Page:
This is the next in the series of my analysis of profit warnings from the data I have collected. In the past week I did look at warnings grouped by company size, you can read about it here. Here, we saw that smaller companies performed better after profit warnings than larger ones. There is not enough data to state this as fact, additionally many warnings are still very new and more time is needed to see whether the trend continues.
This time we will look at Stockopedia Stockranks (SR) as a factor. I use Stockopedia quite a lot and am a fan of it. If you are not familiar with this term, a Stockrank basically is their take on a company put into a percentage figure. It is comprised of three different characteristics, Momentum, Quality and Value and appeals to a wide range of traders.
Let us begin by reminding us of the limitations: we cannot claim to have captured every profit warning in the past year, some have slipped by, other companies have also warned more than once. Additionally, the Stockranks bring in their own limitations. They are backward looking metrics, and rate a company on what it has done, rather than its forward prospects. In general companies with higher SRs are deemed be better than ones with low ones, but this is not exclusive: there are some companies I would not touch with very high ratings, and some that are very good with very low ratings.
For reference, the Stockrank is collected on the day of the profit warning. They tend to jump about a lot and in some cases can be quite volatile.
Again, hopefully we will expand the list of data and will have more insights in time. The total number analysed goes up to 102 as it incorporates a couple of warnings issued in the last week.
Highest and Lowest Stockranks, Distributions
The highest rank was that of Plus500 (99), and the lowest was Eve Sleep (0). It seems that rank does not affect the possibility of a profit warning at all. The median SR of a company warning on profits was 56, and the average was 55.
The distribution is quite even:
We are unsure of the distribution of Stockranks for all companies, but it appears from this data that profit warnings affect companies of any SR fairly equally. With the 61-80 category being the most popular, it appears that picking companies with reasonable ratings is no real protection from future profit warnings. This makes sense in line with the ‘backwards-looking’ metric.
Performance of companies grouped by StockRank
This brought out some interesting results. Let us re-iterate that the data set is still small, and as such limited conclusions can be drawn. Price changes are from the average of first hour trading following the warning.
Companies with 81+ SR fared worst of all with a massive loss of -26.71% on average. In fact many of the very top rated stocks are yet to make any recovery, such as Plus500 (-26.53%), Royal Mail (-45.37%), and Nexus Infrastructure (-19.37%) all being 98 or above. In fact only three companies out of the 21 in this category have gone on to have a higher price since their warning, for interest these are Character Group (+15.71%), Galliford Try (+10.71%) and Portmeirion (+0.43%)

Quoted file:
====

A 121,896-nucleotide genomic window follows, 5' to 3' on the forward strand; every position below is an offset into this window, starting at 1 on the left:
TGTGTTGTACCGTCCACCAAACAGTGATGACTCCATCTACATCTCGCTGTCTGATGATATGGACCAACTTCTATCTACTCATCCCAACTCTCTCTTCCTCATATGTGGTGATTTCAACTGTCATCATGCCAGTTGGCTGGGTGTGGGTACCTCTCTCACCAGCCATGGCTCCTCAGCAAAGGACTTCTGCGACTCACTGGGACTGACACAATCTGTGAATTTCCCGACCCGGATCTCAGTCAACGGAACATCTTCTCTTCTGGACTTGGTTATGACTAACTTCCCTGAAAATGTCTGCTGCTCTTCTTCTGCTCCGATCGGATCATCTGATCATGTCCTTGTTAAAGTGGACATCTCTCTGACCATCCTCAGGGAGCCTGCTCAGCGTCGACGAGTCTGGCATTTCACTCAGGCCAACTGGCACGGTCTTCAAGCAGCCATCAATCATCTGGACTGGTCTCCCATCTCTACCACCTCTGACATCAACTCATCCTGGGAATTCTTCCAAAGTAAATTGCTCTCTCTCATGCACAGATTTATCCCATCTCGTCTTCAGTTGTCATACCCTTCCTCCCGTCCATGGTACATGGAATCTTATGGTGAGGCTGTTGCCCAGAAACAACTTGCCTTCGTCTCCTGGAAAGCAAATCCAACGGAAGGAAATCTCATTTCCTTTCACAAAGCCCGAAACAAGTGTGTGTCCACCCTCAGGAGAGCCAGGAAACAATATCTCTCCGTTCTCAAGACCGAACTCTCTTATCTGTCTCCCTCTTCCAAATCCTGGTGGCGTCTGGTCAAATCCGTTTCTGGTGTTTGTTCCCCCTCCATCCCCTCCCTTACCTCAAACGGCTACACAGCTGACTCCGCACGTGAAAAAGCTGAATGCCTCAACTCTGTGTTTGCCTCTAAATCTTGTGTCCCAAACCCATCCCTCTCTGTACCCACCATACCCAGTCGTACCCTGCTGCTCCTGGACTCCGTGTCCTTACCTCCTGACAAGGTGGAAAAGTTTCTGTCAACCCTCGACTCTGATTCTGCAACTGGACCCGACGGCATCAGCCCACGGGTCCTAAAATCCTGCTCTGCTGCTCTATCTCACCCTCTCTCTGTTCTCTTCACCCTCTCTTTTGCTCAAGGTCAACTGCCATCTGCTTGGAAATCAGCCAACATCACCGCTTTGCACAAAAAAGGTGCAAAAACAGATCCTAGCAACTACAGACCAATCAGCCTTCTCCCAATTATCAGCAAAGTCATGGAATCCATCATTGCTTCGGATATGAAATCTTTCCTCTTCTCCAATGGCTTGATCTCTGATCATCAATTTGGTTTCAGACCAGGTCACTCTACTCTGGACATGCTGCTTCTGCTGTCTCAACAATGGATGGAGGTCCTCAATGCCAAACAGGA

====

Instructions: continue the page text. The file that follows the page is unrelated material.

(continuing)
In addition, the SR picked out some businesses that seemed to have structural decline issues facing them, such as Bonmarche (85), Moss Bros (91), and some such as Goals Soccer Centres gave some really bad news in the form of accounting irregularities. Some of the worst performers were in this category.
Companies with SR of 61-80 was the most populous segment with 26 companies. The performance was middle of the road. There was an average of a 9.3% decrease (this is pretty much in line with the average of the whole dataset. The distribution of profits was much better. 10 out of the 26 being equal to or above their profit warning price. There were some big losers and winners here, Flybe had a rank of 70 and was a wipeout, KCOM had a rank of 65 and was taken over at a large premium.
Companies with SR of 41-60 overall outperformed and were up be 3.43% overall from 21 entries. In fact, more than half (11) of all companies were at higher prices than at the profit warning date. Surprisingly, there are only two companies where the share price dropped by more than another 50%: Superdry (-50.96%) and Xaar (-73.64%). This result is perhaps slightly skewed by a big outsider which was bought out: WYG had a SR of 45 but its takeover price represented a near 200% premium of its profit warning price.
Companies with SR of 21-40 were the second worst group, delivering an average loss of 19.95%. In this category, there were a couple of wipeouts: both Debenhams and Thomas Cook were not good investments. Brady (-91.22%) also lost most of its value, whereas CVS Group (+110.52%) doubled since its warning.
Companies with SR of 0-20 fared best of all, although this was on more limited data (16 entries). The reasons why jump out straight away, there are two companies which more than doubled in value: Frontier Smart (+123.18%) and the star performer Ten Lifestyle (+294.07%). There were a couple of big losers: MySale (-85%) and LoopUp (-62.71%). The big winners have skewed the results. It’ll be interesting to see what happens on a bigger set of data.
So there we have it. The rough conclusion at present is that companies with a higher StockRank suffer more when they issue profit warnings. The ones with the worst may actually fare better.
Some of this isn’t particularly a surprise to me. Companies with a high rank are often ‘flavour of the month’ type companies, and are often well bought. Because momentum is a component in the ranking, they also tend to be at high prices. A profit warning often derails momentum, and so these types of shares have further to fall.
Companies with lower ranks tend to be lacking this boost, and may be unpopular with investors anyway. So arguably a lot of bad news could already be priced in.